List of Nepenthes clades
The taxonomy of Nepenthes has been revised several times during the nineteenth and twentieth centuries.
The first subgeneric division of the Nepenthes was made by Joseph Dalton Hooker in his 1873 monograph, "Nepenthaceae". Hooker distinguished N. pervillei from all other taxa based on its seeds, which lack the appendages typical of most Nepenthes. He placed it in the monotypic section Anourosperma. All other species were subsumed in the second section, Eunepenthes.
A second attempt to establish a natural subdivision within the genus was made in 1895 by Günther Beck von Mannagetta und Lerchenau in "Die Gattung Nepenthes". Beck kept the two sections created by Hooker, but divided Eunepenthes into three subgroups: Apruinosae, Pruinosae, and Retiferae.
Nepenthes taxonomy was once again revised in 1908 by John Muirhead Macfarlane in his own monograph. Oddly, Macfarlane did not name the groups he distinguished. His revision is generally not considered to be a natural division of the genus.
In 1928, B. H. Danser published his seminal monograph, "The Nepenthaceae of the Netherlands Indies", in which he divided Nepenthes into six clades, based on observations of herbarium material. The clades were: the Vulgatae, Montanae, Nobiles, Regiae, Insignes and Urceolatae. Regiae appears to reflect the relationships of its members quite well, although the same cannot be said for the other clades. Despite this, Danser's classification was undoubtedly a great improvement on previous attempts.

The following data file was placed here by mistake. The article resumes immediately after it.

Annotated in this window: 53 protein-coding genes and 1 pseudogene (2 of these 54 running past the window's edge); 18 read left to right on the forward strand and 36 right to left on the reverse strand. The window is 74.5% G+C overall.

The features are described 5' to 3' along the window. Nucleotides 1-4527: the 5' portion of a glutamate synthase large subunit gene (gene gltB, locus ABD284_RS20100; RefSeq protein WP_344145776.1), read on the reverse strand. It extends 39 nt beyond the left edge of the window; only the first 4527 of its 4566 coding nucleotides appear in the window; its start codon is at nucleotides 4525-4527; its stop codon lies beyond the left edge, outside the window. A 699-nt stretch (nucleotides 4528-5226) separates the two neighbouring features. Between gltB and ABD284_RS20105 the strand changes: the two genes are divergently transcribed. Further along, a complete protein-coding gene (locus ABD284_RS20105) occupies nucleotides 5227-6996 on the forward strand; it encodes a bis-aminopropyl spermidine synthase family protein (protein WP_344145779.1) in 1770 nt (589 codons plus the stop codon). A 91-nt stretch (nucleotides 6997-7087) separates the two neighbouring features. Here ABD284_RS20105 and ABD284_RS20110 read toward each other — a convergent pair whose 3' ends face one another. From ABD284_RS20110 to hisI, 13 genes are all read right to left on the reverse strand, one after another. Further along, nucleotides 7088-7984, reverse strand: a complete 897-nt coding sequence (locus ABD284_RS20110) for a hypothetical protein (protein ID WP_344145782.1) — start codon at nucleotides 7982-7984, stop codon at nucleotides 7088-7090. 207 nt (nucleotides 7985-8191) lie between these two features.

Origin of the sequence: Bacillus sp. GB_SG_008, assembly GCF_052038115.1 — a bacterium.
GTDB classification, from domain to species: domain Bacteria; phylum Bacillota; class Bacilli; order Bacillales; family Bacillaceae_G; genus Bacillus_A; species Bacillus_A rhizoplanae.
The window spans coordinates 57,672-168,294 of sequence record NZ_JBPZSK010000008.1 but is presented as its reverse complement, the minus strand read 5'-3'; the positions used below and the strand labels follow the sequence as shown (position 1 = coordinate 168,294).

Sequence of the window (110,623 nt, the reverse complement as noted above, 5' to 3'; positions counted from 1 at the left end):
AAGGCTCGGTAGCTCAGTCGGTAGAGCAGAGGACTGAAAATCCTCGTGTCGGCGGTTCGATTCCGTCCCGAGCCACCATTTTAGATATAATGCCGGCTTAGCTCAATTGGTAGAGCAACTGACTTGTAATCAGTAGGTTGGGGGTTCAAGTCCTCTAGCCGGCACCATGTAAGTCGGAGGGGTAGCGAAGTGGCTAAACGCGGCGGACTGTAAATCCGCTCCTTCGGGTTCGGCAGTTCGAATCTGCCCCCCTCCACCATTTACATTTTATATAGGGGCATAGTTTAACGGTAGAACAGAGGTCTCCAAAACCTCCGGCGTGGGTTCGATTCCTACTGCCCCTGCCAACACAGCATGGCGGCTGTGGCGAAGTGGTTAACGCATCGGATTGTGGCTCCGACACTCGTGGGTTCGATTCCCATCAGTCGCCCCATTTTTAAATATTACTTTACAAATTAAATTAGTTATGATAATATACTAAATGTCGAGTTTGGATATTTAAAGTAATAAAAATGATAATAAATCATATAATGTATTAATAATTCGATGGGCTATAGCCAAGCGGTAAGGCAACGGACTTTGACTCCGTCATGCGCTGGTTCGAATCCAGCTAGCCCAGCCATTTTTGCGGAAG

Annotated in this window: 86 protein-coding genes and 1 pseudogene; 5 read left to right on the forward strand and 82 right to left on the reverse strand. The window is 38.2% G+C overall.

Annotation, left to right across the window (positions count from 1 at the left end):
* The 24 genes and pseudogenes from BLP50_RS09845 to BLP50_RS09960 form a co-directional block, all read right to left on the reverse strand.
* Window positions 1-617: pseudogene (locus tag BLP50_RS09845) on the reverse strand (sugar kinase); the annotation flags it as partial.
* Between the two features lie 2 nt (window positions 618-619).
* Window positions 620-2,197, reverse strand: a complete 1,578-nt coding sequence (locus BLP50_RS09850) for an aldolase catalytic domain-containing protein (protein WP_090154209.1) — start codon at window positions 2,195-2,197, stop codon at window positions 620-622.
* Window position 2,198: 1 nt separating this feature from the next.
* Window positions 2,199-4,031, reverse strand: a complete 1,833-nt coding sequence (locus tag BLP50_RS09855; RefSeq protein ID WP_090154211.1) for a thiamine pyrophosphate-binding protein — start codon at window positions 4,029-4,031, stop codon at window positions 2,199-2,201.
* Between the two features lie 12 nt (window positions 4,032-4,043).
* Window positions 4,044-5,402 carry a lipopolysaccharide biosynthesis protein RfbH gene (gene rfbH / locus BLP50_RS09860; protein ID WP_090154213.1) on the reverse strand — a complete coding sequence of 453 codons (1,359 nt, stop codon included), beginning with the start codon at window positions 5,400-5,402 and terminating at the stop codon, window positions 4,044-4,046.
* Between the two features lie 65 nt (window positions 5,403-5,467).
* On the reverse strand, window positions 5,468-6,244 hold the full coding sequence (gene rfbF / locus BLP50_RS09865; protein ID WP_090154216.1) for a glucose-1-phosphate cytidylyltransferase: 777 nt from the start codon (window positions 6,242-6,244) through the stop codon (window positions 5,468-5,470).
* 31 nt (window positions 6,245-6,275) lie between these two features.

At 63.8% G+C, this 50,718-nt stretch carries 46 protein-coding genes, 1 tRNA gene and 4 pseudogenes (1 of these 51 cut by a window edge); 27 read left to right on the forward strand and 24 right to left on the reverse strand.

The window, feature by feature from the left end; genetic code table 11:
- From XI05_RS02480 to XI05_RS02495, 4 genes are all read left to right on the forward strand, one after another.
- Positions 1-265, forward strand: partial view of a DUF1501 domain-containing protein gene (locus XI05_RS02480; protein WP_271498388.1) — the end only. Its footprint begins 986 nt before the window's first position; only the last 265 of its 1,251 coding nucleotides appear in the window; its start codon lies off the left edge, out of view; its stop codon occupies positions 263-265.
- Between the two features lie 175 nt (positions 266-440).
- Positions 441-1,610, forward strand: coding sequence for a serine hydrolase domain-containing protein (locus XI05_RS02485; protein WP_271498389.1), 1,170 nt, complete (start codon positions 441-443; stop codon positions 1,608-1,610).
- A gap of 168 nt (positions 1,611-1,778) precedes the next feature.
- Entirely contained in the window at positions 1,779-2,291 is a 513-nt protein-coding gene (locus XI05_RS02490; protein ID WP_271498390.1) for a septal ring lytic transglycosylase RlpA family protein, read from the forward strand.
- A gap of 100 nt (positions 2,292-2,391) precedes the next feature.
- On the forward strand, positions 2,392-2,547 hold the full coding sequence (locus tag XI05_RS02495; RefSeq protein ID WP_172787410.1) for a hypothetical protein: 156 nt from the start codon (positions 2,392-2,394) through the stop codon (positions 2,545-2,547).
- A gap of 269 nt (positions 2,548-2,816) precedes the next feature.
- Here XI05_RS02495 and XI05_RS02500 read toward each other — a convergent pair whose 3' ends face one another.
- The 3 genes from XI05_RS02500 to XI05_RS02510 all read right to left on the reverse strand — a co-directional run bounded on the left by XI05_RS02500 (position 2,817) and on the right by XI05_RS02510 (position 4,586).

Danser classified Nepenthes as follows:
- * Heterotypic synonyms of other species.
- ** Natural hybrids.
The taxonomic work of Danser (1928) was revised by Hermann Harms in 1936. Harms divided Nepenthes into three subgenera: Anourosperma Hook.f. (1873), Eunepenthes Hook.f. (1873) and Mesonepenthes Harms (1936) (Latin: meso: middle; "middle" Nepenthes). The Nepenthes species found in the subgenera Anourosperma and Mesonepenthes differ from those in the Vulgatae, where Danser had placed them. Harms placed the great majority of Nepenthes species in the Eunepenthes; Anourosperma was a monotypic subgenus, while Mesonepenthes contained only three species. He also created an additional clade, the Distillatoriae (after N. distillatoria).
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- McPherson, S.R. 2009. Pitcher Plants of the Old World. Redfern Natural History Productions, Poole.